By Siobhan Kennedy Despite the huge marketing hype, Linux won’t displace mainstream enterprise operating systems in the near future, but it will become a dominant platform in the appliance server market, analysts said this week. Speaking to a packed crowd of users at the Gartner Group’s Symposium ITxpo in Orlando analyst George Weiss criticized what […]
By Siobhan Kennedy
Despite the huge marketing hype, Linux won’t displace mainstream enterprise operating systems in the near future, but it will become a dominant platform in the appliance server market, analysts said this week. Speaking to a packed crowd of users at the Gartner Group’s Symposium ITxpo in Orlando analyst George Weiss criticized what he called the downright arrogance of Linux aficionados for over-hyping the free OS and raising users’ expectations before the technology was ready to deliver.
While he praised Linux for its low cost and features such as stability, he said concerns over salability, standards and availability of key applications would prevent the software from replacing Windows NT and Unix systems for mission critical applications within the next few years. If someone invested in Linux then it would catch up pretty soon, but if that doesn’t happen, Unix will continue to get stronger because NT has not delivered on its promises, Weiss said.
By 2004 he predicts that Linux will account for a very small percentage of the total systems marketplace but he says the OS will have a sizable share, roughly 15%, of the low-cost appliance server market. It will be very popular for the type of single purpose application, like email or caching, where users need rapid and stable deployment of pre-configured solutions, he said.
Beyond that, however, as more and more ISVs begin to develop applications on Linux and scalability improves, Weiss said Linux will begin to encroach on the non-leading Unix vendors. At the moment, he said NT and Unix each account for 40% of the worldwide server OS market, with the remaining 20% on proprietary platforms. But he predicts that Linux will get 10% of the Unix share and that apart from the top two, three or four vendors, the rest will have a very hard time penetrating the market.
Likewise, NT will begin to feel the effect of Linux too, he said. Already, the OS is widely perceived to be more stable than NT and he predicts that companies will gradually start to rely on Linux for more than just their appliance servers, causing trauma among NT vendors, he said. As that happens, NT will be quietly put in a part of the organization where it can’t do much damage, said Weiss.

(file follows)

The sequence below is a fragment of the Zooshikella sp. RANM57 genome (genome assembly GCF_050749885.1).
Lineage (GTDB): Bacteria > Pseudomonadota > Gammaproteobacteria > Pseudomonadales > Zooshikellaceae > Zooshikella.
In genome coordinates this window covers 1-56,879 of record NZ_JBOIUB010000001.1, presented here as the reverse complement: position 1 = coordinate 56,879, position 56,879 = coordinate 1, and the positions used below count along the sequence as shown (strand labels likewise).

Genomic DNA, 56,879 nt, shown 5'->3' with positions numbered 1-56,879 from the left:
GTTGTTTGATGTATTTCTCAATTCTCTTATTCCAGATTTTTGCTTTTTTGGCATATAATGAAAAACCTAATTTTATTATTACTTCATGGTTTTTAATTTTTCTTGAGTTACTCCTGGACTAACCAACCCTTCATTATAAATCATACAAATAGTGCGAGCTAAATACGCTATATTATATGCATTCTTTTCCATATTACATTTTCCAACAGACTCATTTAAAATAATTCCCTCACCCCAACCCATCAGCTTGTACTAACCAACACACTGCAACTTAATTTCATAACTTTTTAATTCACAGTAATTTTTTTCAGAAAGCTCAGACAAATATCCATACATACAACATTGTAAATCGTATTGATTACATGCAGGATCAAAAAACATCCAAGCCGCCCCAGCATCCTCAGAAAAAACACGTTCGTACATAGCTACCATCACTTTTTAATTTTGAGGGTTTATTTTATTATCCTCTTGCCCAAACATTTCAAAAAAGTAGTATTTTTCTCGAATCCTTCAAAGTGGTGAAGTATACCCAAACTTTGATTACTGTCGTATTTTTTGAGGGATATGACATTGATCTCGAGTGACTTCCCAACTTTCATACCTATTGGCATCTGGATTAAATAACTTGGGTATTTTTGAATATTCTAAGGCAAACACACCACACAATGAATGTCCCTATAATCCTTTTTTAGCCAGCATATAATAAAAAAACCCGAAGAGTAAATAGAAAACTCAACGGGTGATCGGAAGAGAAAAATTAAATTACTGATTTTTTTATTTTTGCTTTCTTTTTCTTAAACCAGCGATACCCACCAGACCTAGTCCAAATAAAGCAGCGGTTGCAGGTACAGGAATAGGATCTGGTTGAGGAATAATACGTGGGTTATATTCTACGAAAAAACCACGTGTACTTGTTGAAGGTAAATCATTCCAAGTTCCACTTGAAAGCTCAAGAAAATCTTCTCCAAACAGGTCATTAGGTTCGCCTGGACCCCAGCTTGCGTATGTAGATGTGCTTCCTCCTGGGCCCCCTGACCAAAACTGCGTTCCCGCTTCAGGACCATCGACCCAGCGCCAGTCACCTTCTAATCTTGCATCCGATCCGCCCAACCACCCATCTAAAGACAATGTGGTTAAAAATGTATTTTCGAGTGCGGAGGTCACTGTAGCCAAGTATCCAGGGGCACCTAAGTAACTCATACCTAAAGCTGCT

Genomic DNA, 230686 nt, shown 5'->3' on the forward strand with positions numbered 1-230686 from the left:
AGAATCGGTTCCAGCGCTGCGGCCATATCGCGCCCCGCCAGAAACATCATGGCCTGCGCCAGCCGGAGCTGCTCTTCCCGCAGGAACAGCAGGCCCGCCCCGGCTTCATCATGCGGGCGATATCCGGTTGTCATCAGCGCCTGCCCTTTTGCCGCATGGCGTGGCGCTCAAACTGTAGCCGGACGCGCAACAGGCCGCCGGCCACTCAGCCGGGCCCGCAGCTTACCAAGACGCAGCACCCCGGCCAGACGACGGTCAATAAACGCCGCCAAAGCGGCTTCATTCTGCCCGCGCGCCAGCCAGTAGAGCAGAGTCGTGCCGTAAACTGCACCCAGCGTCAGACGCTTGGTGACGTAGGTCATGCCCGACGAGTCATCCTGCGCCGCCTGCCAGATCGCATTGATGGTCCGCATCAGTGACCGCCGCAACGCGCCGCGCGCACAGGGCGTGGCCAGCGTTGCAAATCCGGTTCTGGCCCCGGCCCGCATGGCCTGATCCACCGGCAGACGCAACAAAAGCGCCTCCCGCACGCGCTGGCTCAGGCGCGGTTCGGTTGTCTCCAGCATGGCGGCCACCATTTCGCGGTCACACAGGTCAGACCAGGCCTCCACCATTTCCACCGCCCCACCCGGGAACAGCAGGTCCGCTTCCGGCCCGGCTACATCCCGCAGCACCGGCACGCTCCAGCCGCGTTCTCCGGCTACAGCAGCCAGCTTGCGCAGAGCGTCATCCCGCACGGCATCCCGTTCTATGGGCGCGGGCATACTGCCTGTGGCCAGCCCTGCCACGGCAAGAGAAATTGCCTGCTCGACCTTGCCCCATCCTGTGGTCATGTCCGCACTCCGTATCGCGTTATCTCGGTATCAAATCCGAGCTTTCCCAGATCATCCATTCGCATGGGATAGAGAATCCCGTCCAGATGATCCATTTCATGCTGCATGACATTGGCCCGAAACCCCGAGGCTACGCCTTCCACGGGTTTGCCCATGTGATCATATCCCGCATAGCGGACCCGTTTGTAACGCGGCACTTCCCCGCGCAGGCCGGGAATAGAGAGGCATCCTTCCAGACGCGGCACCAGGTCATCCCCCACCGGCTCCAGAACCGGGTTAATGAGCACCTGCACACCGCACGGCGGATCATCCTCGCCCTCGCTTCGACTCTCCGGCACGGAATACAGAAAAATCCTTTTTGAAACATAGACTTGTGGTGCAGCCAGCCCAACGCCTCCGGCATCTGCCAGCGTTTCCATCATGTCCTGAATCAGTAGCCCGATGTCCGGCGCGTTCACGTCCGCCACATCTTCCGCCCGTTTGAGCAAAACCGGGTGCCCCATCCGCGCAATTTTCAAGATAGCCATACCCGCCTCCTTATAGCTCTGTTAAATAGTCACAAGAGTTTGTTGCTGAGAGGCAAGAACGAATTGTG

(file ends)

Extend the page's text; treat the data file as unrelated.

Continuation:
He warned users to maintain a degree of skepticism about vendors’ enthusiasm for Linux, accusing them of jumping on the bandwagon without offering any serious commitment to Linux as an OS. We’re not seeing a lot of applications coming to market, but we are seeing a lot of enthusiasm, he said. The ISVs are afraid that if they support Linux they’re going to be pressured by the open source community into giving away their software for free. He added: They don’t really understand the Linux community so they’re reluctant to jump in and no one distributor has enough clout to corral ISVs in.
He praised IBM for its efforts to support the OS, but said that both Hewlett-Packard and SGI are still clearly confused as to their strategies. In SGI’s case, he said the vendor’s apparent Linux enthusiasm was more to do with the fact that it wasn’t doing well with its own platform. SGI’s making strong pronouncements but they’re more from a position of weakness than strength, he said. It will support Linux but only because it takes away from NT.
Sun Microsystems too, Weiss said, is showing dubious support for Linux. In fact, Sun has actually gone out of its way to do things to thwart the OS, the analyst said, citing the recent launch of the Sun Ray thin client terminal as one example. Sun has to worry that Solaris is going to be affected and if Linux really takes off it has a lot to lose in the long term, he said. It won’t get aggressive about Linux, it’s just looking for reasons to straddle the fence.
Pricing will also become an important factor, he said. You can get Linux on pretty cheap disks now but as it catches on, distributors will offer value adds which will raise the overall system price, said Weiss, don’t think this is going to be a freebie for you forever.
By 2001, he predicts that the Linux package will be much fatter than today, and within the next four to five years pricing will rise to as much as $500 to $1000 from the average $50 today. Early signs are already beginning to show, he said, pointing to Linux distributor Red Hat’s recent pricing restructure which offers Linux for anywhere between $30 to $150.
At the same time, there will be consolidation of distributors, driving down the number of entrants to just three major players, Weiss said. Some, notably Red Hat and Caldera are already beginning to take the lead and that will carry on as investments continue to pour in from vendors. It will be an ongoing development expense for the distributor. The packaging is costly stuff, then looking to the future there’s the introduction of Intel’s IA-64 and so on, he said, so the ones with funding have the most chance of surviving.